Adverse Reactions Occurring at an Incidence of 2% or More in SAPHRIS-Treated Patients with Schizophrenia: Adverse reactions associated with the use of SAPHRIS (incidence of 2% or greater, rounded to the nearest percent, and SAPHRIS incidence greater than placebo) that occurred during acute therapy (up to 6-weeks in patients with schizophrenia) are shown in Table 8.

Table 8: Adverse Reactions Reported in 2% or More of Adult Patients in Any SAPHRIS Dose Group and Which Occurred at Greater Incidence Than in the Placebo Group in 6-Week Schizophrenia Trials

System Organ Class/ Preferred Term Placebo
N=378 %
SAPHRIS 5 mg twice daily
N=274 %
SAPHRIS 10 mg twice daily
N=208 %
All SAPHRIS§ 5 mg or 10 mg twice daily
N=572 %
Gastrointestinal disorders
Constipation 6 7 4 5
Dry mouth 1 3 1 2
Oral hypoesthesia 1 6 7 5
Salivary hypersecretion 0 < 1 4 2
Stomach discomfort 1 < 1 3 2
Vomiting 5 4 7 5
General disorders
Fatigue 3 4 3 3
Irritability < 1 2 1 2
Investigations
Increased weight < 1 2 2 3
Metabolism disorders
Increased appetite < 1 3 0 2
Nervous system disorders
Akathisia* 3 4 11 6
Dizziness 4 7 3 5
Extrapyramidal symptoms (excluding akathisia)† 7 9 12 10
Somnolence‡ 7 15 13 13
Psychiatric disorders
Insomnia 13 16 15 15
Vascular disorders
Hypertension 2 2 3 2
* Akathisia includes: akathisia and hyperkinesia.
† Extrapyramidal symptoms included dystonia, oculogyration, dyskinesia, tardive dyskinesia, muscle rigidity, parkinsonism, tremor, and extrapyramidal disorder (excluding akathisia).
‡ Somnolence includes the following events: somnolence, sedation, and hypersomnia.
§ Also includes the Flexible-dose trial (N=90).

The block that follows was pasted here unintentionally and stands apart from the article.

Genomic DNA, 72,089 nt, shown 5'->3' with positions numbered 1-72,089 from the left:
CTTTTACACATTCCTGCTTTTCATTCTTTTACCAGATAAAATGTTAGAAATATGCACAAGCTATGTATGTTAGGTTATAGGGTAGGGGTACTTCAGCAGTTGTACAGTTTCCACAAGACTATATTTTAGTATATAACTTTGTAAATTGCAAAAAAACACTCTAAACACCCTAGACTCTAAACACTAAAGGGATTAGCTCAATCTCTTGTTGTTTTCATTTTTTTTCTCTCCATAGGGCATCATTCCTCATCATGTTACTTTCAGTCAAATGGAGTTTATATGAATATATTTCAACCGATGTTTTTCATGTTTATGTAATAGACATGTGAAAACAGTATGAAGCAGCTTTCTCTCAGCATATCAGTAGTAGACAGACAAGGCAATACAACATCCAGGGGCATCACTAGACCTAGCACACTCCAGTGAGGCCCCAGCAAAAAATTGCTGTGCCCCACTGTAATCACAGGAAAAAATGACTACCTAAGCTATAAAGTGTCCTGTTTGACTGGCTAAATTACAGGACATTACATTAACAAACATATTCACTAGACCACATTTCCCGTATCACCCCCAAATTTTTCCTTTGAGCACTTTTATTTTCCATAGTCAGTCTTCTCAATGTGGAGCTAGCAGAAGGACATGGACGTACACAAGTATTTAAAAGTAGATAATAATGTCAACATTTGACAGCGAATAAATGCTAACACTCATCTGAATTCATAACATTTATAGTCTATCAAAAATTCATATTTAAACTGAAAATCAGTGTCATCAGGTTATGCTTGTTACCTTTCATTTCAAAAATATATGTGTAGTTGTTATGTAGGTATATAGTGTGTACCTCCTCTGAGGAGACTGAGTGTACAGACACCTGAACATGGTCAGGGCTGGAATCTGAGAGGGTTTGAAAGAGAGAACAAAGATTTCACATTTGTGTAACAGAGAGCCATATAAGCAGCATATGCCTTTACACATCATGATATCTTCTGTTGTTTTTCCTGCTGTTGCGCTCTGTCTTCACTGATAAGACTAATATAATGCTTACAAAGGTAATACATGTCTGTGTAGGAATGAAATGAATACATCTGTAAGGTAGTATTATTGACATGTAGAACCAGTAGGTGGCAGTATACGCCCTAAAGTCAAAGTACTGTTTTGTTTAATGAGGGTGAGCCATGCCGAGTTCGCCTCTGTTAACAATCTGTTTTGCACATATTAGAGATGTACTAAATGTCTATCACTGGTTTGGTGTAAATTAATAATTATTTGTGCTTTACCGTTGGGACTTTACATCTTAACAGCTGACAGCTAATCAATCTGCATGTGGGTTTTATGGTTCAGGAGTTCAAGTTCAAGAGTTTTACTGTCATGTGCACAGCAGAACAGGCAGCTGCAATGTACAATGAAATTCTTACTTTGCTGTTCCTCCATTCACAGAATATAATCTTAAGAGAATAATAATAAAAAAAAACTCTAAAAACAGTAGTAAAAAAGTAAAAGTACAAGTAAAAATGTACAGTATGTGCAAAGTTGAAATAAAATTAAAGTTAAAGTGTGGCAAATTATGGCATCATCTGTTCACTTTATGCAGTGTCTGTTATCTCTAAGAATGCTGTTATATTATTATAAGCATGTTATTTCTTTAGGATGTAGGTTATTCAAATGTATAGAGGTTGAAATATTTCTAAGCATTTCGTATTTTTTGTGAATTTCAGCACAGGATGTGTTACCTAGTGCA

Dose-Related Adverse Reactions: In the short term schizophrenia trials the incidence of akathisia appeared to be dose-related (see Table 8).

Monotherapy In Adult Patients With Bipolar Mania

The following findings are based on the short-term placebo-controlled trials for bipolar mania (a pool of two 3-week flexible-dose trials and one 3-week fixed-dose trial) in which sublingual SAPHRIS was administered in doses of 5 mg or 10 mg twice daily.

Adverse Reactions Associated with Discontinuation of Treatment: Approximately 10% (61/620) of SAPHRIS-treated patients in short-term, placebo-controlled trials discontinued treatment due to an adverse reaction, compared with about 7% (22/329) on placebo. There were no adverse reactions associated with discontinuation in patients treated with SAPHRIS at the rate of at least 1% and at least twice the placebo rate

Adverse Reactions Occurring at an Incidence of 2% or More Among SAPHRIS-Treated (Monotherapy) patients with Bipolar I Disorder: Adverse reactions associated with the use of SAPHRIS (incidence of 2% or greater, rounded to the nearest percent, and SAPHRIS incidence greater than placebo) that occurred during acute monotherapy (up to 3-weeks in patients with bipolar mania) are shown in Table 9.

Table 9: Adverse Reactions Reported in 2% or More of Adult Patients in Any SAPHRIS Dose Group and Which Occurred at Greater Incidence Than in the Respective Placebo Group in 3-Week Bipolar Mania Fixed and Flexible Dose Trials

System Organ Class/Preferred Term (Fixed Dose Study) All Placeboa All SAPHRIS 5 mg or 10 mg twice dailyb
Placebo SAPHRIS 5 mg twice daily SAPHRIS 10 mg twice daily
N=126 % N=122 % N=119 % N=329 % N=620 %
Gastrointestinal disorders
Oral Hypoesthesiac 2 13 24 1 10
Nausea 3 4 5 5 5
Constipation 2 4 3 4 4
Dyspepsiah 6 4 5 4 4
Vomiting 2 1 3 3 3
Abdominal Paind 0 2 3 3 3
Dry Mouth 5 3 1 2 3
Toothache 1 2 2 2 3
General disorders
Fatiguee 2 2 5 2 4
Infections and Infestations
Nasopharyngitisi 2 1 5 2 3
Investigations
Weight Increase 1 0 1 1 3
Alanine Aminotransferase Increase 0 0 3 0 1
Metabolism disorders
Increased appetite 2 1 6 2 4
Musculoskeletal and connective tissue disorders
Arthralgia 1 1 2 1 2
Nervous system disorders
Somnolencef 4 20 26 5 23
Dizziness 5 3 5 4 8
Extrapyramidal symptoms (excluding akathisia)g 7 7 11 4 8
Akathisia 1 4 15 2 6
Dysgeusia 0 3 9 < 1 4
Psychiatric Disorders